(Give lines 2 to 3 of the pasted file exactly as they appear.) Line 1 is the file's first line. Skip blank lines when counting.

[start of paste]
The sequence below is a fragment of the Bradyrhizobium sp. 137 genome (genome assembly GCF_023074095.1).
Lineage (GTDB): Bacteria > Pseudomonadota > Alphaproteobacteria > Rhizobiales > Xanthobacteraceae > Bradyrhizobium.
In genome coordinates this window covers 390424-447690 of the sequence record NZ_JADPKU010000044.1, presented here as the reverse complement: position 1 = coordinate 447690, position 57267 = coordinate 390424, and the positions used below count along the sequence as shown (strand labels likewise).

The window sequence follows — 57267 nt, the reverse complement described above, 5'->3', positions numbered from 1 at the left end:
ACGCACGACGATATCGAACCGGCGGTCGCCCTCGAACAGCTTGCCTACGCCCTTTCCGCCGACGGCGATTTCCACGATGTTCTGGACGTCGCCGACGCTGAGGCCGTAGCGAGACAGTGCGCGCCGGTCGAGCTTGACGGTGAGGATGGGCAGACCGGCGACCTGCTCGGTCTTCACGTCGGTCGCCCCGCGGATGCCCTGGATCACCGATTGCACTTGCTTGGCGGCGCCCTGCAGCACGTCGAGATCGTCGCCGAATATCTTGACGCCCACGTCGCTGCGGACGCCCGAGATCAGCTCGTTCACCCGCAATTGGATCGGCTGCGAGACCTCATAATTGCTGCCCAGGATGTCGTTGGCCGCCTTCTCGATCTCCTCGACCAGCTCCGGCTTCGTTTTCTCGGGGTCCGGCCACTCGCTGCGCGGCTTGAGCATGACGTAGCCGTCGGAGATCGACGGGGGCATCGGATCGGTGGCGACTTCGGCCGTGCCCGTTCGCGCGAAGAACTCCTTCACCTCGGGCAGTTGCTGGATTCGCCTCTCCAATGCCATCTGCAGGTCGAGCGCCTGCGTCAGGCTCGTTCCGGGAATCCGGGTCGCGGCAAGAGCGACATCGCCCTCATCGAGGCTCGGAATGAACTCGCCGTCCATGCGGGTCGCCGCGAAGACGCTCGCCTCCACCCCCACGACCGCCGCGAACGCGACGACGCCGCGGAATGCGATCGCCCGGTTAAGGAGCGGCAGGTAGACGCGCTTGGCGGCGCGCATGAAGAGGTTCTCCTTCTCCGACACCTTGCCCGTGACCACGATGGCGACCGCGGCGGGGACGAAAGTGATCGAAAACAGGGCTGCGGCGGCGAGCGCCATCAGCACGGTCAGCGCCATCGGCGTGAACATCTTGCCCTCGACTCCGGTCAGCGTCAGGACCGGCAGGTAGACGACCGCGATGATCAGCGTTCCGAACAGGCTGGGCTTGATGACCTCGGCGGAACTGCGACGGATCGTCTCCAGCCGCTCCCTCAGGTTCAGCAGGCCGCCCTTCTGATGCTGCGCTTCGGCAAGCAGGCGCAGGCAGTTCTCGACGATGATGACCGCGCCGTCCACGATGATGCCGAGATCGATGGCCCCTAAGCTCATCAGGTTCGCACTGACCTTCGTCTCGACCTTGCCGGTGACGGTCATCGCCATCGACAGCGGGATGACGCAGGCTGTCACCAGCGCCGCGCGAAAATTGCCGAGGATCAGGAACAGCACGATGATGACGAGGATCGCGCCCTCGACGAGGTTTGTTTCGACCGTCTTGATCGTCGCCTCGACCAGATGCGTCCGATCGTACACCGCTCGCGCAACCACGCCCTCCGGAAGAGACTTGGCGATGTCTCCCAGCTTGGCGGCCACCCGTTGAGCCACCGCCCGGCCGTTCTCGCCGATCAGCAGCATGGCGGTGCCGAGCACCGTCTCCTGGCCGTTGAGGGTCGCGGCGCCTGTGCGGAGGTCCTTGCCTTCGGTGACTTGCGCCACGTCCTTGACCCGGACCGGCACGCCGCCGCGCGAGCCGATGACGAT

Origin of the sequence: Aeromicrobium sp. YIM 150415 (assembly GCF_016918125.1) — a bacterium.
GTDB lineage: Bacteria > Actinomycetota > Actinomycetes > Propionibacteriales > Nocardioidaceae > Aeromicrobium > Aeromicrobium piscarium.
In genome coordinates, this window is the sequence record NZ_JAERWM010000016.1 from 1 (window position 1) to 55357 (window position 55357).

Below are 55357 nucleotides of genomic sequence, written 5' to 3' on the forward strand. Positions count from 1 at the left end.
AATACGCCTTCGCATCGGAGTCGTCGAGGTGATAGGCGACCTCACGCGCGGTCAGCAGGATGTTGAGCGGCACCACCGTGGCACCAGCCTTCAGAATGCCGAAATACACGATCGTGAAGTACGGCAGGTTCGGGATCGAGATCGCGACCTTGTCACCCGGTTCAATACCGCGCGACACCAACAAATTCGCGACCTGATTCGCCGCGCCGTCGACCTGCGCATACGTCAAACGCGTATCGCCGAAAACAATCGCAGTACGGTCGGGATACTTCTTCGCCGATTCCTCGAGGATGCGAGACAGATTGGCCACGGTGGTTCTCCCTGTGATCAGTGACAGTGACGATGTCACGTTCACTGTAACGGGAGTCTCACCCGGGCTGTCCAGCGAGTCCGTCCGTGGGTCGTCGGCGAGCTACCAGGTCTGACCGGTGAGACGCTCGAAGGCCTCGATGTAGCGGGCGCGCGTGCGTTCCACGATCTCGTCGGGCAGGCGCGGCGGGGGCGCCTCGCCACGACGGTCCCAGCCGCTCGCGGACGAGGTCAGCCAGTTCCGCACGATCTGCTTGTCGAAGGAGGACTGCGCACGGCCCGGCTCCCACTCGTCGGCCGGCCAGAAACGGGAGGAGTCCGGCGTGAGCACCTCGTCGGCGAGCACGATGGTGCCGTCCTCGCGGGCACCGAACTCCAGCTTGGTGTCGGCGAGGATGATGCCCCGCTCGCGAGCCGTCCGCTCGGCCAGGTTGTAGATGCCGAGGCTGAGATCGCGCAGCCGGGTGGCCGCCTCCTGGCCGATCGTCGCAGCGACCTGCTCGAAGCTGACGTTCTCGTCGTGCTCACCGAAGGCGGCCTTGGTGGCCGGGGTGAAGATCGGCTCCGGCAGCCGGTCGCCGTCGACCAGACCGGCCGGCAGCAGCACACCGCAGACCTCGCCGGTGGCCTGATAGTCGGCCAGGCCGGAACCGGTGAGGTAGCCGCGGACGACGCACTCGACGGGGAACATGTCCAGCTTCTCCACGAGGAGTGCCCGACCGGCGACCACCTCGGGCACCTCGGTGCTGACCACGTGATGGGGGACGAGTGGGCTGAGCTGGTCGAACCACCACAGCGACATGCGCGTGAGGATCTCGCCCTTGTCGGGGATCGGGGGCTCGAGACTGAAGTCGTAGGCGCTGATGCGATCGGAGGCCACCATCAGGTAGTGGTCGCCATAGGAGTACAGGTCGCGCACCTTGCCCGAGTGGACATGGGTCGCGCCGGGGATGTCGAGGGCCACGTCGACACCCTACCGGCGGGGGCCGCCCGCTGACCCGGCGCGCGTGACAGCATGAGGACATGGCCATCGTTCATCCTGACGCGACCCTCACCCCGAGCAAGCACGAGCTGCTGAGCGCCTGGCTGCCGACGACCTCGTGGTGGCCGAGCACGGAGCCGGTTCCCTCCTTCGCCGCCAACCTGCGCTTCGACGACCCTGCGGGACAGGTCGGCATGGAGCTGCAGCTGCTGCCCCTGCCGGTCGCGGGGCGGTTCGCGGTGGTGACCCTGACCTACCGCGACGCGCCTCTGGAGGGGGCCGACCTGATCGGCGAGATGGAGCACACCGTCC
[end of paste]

Lineage (GTDB): Bacteria > Pseudomonadota > Alphaproteobacteria > Rhizobiales > Xanthobacteraceae > Bradyrhizobium.
In genome coordinates this window covers 390424-447690 of the sequence record NZ_JADPKU010000044.1, presented here as the reverse complement: position 1 = coordinate 447690, position 57267 = coordinate 390424, and the positions used below count along the sequence as shown (strand labels likewise).